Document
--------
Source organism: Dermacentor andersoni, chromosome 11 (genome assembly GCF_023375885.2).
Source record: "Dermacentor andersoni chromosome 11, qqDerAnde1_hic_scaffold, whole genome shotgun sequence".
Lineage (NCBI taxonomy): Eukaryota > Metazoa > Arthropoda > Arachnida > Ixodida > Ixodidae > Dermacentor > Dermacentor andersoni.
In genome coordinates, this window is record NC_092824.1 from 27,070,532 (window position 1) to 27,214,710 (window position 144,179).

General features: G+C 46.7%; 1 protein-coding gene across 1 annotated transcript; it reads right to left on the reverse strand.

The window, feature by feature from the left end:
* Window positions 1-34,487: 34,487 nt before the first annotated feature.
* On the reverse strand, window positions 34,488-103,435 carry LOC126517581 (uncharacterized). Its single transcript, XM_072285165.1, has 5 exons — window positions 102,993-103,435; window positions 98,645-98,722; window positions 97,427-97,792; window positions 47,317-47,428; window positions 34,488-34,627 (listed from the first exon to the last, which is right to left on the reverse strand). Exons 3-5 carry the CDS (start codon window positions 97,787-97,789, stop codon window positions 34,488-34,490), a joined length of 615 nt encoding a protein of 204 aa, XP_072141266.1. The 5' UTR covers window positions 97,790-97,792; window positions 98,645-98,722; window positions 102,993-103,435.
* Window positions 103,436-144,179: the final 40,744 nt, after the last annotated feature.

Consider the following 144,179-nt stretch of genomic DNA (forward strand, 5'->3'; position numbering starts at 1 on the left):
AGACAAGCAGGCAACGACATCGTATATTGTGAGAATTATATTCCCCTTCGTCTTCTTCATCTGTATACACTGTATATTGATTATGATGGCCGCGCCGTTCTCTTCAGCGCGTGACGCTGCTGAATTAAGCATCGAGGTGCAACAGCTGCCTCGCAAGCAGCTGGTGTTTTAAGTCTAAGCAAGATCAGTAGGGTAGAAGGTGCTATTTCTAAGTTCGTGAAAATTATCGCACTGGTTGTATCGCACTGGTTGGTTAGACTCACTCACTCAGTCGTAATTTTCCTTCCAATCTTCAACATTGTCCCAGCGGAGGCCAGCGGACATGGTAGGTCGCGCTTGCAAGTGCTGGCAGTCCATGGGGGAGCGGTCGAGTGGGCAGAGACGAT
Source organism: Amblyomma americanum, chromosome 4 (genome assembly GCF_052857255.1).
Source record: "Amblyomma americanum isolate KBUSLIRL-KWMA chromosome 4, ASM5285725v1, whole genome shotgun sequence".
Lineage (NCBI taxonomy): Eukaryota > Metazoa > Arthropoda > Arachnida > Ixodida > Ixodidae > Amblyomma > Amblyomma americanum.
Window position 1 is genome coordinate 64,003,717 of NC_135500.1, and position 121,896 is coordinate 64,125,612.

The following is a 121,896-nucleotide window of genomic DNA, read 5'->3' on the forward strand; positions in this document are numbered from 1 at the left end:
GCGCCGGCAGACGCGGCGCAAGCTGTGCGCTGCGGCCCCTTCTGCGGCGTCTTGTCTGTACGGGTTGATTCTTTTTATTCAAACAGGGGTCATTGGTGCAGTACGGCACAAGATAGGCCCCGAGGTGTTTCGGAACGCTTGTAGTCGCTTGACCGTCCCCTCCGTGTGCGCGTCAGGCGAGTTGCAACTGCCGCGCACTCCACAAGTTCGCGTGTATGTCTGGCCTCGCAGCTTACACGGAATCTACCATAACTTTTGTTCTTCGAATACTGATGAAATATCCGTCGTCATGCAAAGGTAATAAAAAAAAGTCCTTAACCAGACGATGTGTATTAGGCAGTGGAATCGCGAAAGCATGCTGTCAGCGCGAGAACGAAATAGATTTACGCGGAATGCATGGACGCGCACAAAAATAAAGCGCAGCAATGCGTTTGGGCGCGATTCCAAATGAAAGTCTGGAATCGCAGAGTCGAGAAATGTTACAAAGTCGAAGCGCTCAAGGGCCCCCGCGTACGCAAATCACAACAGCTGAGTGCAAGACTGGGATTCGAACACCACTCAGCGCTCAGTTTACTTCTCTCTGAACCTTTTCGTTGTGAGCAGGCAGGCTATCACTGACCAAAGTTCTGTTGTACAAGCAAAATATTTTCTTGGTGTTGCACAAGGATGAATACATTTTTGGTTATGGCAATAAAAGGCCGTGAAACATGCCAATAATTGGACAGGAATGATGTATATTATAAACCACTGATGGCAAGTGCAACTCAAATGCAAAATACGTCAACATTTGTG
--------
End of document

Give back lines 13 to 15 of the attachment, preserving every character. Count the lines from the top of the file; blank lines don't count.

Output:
Source record: "Amblyomma americanum isolate KBUSLIRL-KWMA chromosome 4, ASM5285725v1, whole genome shotgun sequence".
Lineage (NCBI taxonomy): Eukaryota > Metazoa > Arthropoda > Arachnida > Ixodida > Ixodidae > Amblyomma > Amblyomma americanum.
Window position 1 is genome coordinate 64,003,717 of NC_135500.1, and position 121,896 is coordinate 64,125,612.